By Bhaven Shah and Garv Sultania

Micro, small and medium enterprises (MSMEs) contribute 29% to India’s GDP and 40% of India’s exports. 6.3 crore such MSMEs employ 21% of India’s workforce, translating into 80 million jobs. Some initiatives by the Government have contributed to the holistic growth of this sector. For example, these include MSME CHAMPIONS, Samadhaan portal, Trade Receivables Electronic Discounting System (TReDS) and Government e-Marketplace (GeM). However, MSMEs continue to encounter serious issues relating to delayed payments that choke cash flows and even lead to insolvency.

A recent report by the Global Alliance for Mass Entrepreneurship (“GAME”), Dun & Bradstreet, and Omidyar Network India reveals the problem. According to it, 80% of annual delayed payments (amounting to INR 8.73 lakh crore) were for micro and small suppliers. Interestingly, one can avoid 72.4% of such instances through an effective way to tackle the menace of delayed payments.

The current mechanisms usually involve informal follow-ups. Currently, less than 1% of eligible enterprises, representing 1.3% of delayed payments, use the MSME Samadhaan portal for formally recording delays. The lack of any tangible outcomes and high rejections have rendered it a mere filing tool.

The final recourse of going to court has its own issues. These range from being resource-heavy and the existence of power asymmetry to an already overburdened justice delivery system. Some other concerns include:

  • Supplier’s fear of retaliation from buyers.
  • Lack of awareness.
  • Lack of a streamlined and accessible system.
  • The complex and lengthy recourse process itself has cumulatively led to low success, thereby limiting trust in the system.

One of the solutions proposed in the GAME Report is the entry of Online Dispute Resolution (“ODR”) service providers. As a result, this will ensure faster (and thereby effective) resolution of payment-related disputes. The use of ODR will play a tremendous role in easing the burden of Micro & Small Enterprise Facilitation Councils (“MSEFCs”). Unlocking ODR by leveraging technology is thus integral to addressing the concern of delayed payments for suppliers in the MSME ecosystem.

ODR’s usefulness in India

If a buyer delays payments to the supplier beyond 45 days, the law provides for strict penalties. This includes paying the MSME compound interest at monthly rates three times the RBI’s notified rates. Buyers also must make disclosures and have reporting obligations around delayed payments. Failure to do so attracts serious penalties and consequences for both the buyer and officers-in-charge of the buyer. MSMEs can register such disputes online on the Samadhaan portal or directly file with the jurisdictional MSEFC. After evaluating the application, the MSEFC may either convert it into a case or reject the application. The concerned MSEFC may itself conduct conciliation followed by arbitration, or refer it to an Alternative Dispute Resolution (“ADR”) institution.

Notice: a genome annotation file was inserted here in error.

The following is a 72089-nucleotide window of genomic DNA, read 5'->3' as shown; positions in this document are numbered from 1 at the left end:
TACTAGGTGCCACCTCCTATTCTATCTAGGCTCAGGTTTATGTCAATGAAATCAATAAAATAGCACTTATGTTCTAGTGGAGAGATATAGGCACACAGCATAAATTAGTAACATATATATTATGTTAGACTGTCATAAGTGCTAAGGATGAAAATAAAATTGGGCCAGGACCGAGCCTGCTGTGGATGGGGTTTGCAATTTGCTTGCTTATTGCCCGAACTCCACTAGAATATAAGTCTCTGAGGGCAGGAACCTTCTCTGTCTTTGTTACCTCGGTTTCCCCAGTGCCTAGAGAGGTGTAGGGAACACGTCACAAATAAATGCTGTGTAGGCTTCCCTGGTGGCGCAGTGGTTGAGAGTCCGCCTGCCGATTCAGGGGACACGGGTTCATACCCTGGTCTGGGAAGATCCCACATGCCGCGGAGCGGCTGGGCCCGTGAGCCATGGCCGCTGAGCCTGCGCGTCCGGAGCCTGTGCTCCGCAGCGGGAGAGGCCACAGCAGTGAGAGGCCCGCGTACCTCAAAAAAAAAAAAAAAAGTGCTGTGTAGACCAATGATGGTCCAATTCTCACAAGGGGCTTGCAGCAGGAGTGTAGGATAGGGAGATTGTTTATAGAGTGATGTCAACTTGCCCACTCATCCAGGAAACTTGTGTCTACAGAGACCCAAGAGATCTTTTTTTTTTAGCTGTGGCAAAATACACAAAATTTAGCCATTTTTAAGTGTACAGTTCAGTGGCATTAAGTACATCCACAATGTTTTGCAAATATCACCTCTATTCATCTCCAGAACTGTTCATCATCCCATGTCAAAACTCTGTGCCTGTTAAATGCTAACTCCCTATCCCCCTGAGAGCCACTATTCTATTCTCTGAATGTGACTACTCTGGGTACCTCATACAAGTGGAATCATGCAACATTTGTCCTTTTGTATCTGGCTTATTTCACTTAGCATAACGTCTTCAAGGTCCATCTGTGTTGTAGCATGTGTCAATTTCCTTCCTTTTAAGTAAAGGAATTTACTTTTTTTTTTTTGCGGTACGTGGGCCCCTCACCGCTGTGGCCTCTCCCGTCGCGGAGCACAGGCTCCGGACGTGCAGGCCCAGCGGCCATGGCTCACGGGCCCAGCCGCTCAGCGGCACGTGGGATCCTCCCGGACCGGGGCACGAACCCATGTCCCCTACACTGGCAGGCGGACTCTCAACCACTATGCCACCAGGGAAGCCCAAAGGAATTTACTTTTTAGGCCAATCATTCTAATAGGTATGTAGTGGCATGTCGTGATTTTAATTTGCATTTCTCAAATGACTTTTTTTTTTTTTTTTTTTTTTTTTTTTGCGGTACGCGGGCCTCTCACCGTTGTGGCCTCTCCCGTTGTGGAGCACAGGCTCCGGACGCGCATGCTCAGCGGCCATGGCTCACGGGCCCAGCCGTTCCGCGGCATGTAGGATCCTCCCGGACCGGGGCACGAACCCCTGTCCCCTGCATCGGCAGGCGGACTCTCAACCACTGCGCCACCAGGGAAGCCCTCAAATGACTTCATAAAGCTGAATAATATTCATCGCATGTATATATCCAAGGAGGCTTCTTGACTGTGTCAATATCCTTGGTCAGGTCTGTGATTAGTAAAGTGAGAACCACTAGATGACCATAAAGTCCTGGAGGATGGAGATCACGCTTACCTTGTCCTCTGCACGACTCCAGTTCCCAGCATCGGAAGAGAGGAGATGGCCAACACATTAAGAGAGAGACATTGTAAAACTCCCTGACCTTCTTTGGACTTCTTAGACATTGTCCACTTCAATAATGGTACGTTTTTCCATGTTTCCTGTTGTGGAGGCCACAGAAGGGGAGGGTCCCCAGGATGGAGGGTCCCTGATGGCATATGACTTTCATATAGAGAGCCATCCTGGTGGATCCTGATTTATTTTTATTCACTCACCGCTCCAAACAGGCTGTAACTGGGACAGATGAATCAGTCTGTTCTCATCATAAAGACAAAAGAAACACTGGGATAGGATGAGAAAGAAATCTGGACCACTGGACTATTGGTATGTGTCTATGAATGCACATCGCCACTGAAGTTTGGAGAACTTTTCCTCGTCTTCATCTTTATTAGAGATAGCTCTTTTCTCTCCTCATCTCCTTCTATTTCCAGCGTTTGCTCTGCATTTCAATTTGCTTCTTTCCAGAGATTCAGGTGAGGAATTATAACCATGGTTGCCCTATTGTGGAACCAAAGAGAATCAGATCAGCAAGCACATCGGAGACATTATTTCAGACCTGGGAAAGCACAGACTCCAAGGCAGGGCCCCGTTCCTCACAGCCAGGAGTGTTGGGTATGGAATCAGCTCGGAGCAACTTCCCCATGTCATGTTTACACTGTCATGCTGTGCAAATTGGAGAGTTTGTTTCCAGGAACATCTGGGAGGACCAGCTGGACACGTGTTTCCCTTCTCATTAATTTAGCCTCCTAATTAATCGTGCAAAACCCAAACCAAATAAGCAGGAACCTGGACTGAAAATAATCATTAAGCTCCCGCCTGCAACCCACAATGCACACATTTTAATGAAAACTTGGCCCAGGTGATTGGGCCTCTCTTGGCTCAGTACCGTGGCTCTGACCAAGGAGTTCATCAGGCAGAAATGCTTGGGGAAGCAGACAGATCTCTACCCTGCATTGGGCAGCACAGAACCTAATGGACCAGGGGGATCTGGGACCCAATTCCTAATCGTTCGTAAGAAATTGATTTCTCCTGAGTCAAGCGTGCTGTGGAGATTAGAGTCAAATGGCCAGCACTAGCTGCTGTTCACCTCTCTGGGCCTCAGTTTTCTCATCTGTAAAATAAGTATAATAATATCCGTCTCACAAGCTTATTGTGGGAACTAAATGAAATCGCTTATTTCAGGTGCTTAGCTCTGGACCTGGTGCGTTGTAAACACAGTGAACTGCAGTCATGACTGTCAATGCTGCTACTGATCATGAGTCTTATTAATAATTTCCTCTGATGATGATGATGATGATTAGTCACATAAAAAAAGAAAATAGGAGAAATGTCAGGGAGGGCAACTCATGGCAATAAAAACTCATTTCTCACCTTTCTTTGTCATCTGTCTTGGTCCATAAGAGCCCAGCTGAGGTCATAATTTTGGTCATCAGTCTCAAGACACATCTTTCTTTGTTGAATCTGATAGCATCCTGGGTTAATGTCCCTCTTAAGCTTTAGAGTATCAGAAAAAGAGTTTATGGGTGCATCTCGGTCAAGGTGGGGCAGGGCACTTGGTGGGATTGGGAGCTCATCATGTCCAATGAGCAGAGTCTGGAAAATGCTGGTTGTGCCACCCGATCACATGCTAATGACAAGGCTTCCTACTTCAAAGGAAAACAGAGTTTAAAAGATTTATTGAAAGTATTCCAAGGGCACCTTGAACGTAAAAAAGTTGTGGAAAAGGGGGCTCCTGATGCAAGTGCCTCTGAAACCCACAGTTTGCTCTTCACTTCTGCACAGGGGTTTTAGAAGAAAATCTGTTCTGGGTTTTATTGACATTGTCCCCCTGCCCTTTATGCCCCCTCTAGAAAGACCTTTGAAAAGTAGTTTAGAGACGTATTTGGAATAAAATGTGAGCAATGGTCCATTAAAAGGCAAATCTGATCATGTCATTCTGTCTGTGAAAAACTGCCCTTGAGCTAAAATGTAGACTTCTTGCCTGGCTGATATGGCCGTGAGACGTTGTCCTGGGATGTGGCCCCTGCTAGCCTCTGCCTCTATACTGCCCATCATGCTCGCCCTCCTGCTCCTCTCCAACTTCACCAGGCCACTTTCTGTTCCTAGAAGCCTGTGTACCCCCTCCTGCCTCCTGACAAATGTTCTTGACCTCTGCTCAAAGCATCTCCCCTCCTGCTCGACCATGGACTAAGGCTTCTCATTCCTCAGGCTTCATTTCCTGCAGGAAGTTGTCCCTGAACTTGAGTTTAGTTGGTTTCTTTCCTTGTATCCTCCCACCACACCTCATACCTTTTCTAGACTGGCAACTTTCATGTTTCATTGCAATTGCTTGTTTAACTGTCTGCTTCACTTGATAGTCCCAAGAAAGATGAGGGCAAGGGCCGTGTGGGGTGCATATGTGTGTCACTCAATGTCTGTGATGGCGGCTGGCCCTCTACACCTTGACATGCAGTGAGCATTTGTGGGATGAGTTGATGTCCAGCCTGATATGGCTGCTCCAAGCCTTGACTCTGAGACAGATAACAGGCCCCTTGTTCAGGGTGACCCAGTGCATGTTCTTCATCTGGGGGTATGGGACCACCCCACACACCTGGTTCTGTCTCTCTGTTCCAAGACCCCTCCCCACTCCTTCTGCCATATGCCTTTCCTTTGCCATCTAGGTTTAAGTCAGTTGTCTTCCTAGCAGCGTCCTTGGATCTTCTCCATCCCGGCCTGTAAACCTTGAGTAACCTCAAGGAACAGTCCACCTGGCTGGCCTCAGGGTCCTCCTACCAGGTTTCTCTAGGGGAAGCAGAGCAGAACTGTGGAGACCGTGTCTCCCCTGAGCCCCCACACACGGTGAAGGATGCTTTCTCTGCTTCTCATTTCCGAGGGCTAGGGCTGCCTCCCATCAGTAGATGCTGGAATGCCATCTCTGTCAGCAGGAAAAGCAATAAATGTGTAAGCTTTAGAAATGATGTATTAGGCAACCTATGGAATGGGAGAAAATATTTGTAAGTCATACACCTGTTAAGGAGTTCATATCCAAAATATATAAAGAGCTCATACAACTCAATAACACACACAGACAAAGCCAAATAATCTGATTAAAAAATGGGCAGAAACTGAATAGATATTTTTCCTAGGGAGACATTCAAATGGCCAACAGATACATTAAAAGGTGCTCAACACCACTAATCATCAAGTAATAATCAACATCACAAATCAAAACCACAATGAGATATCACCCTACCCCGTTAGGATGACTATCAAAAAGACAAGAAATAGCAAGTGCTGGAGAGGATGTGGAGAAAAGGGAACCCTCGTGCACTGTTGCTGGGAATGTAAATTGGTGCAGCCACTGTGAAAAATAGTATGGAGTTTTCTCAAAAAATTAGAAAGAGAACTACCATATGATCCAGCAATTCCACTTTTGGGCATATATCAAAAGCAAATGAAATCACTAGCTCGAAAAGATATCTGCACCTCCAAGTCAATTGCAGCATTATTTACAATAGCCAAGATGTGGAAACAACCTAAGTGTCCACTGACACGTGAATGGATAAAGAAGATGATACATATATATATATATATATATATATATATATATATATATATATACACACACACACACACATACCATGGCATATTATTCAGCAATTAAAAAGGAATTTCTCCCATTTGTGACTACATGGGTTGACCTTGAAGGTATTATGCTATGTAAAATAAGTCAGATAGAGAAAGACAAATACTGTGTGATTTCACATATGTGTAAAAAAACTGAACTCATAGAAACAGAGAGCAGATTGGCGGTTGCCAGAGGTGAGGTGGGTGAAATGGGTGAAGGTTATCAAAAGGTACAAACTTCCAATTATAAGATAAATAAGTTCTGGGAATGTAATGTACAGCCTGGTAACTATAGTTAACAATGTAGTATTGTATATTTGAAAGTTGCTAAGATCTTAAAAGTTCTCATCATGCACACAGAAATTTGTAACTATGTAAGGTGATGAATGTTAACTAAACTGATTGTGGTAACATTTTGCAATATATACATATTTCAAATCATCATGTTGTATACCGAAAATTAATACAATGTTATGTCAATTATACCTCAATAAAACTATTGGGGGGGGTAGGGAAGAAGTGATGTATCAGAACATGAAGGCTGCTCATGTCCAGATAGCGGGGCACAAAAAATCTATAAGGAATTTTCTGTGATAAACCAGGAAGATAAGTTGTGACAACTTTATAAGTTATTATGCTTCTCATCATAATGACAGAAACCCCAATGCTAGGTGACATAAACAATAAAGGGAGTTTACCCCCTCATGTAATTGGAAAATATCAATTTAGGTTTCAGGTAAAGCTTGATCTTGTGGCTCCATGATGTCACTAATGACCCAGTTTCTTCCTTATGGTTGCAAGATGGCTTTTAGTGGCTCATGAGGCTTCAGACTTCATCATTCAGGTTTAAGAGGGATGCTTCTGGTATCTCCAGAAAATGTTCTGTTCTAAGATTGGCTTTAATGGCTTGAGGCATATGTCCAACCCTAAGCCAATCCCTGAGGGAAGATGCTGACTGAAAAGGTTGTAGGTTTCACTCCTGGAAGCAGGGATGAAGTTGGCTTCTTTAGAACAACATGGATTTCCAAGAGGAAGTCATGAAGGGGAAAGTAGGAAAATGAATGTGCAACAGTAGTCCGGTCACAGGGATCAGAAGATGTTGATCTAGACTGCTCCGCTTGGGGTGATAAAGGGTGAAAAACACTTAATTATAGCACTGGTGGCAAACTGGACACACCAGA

ODR is the modern counterpart of ADR mechanisms like negotiation, mediation, arbitration, etc. Powerful communication technologies, case management tools, and advanced technologies allow ODR to curate a quick, effective, and efficient case-specific solution.

The law permits ODR, and it has gained wide recognition in India from the judiciary, the government, and business enterprises. For instance, the National Payments Corporation of India (“NPCI”) has mandated ODR for complaints about failed transactions on UPI. INGRAM, SEBI SCORES, RBI CMS, MahaRERA, and RTI Online are other examples of widely-used ODR systems.

Several enterprises including banks, e-commerce companies, fintechs, and start-ups have also included ODR in their dispute resolution frameworks.

The ODR advantage for solving delayed payments

The time is ripe for ODR to solve the issue of delayed payments constricting and crippling MSMEs.

This is possible by a two-pronged approach:

  • First, a dedicated supplier-side technology platform accessible 24×7 in multiple languages, encompassing:
    1. A layered approach to establish communication and convey consequences to buyers to ensure increased awareness
    2. Automating processes and standardization to ensure a streamlined process
    3. Integrated reporting to concerned authorities to ensure increased recoveries, prompt payments, increased action against delays, and reduced rejections by MSEFCs
  • Second, exploring the enabling provisions of the law which permit referral of disputes by MSEFCs to ADR institutions.

Where the incumbent setup involves significant resources, ODR provides a superior experience, while being pocket-friendly, quick, and convenient. A fully integrated platform will enable parties to track the end-to-end progress of the entire journey. It will also provide actionable data to explore possibilities of dispute avoidance.

The Government is focused on supporting MSMEs as the growth driver of India’s economy. Hence, the question is not whether to explore ODR to solve delayed payments, but rather how soon to implement it.

Bhaven Shah is a Co-founder of Presolv360.

Garv Sultania is a lawyer keenly interested in the intersection of technology and law. He is a part of the Strategy team at Presolv360.

Adapted from How to tackle delayed payments to MSMEs, originally published in Business Standard.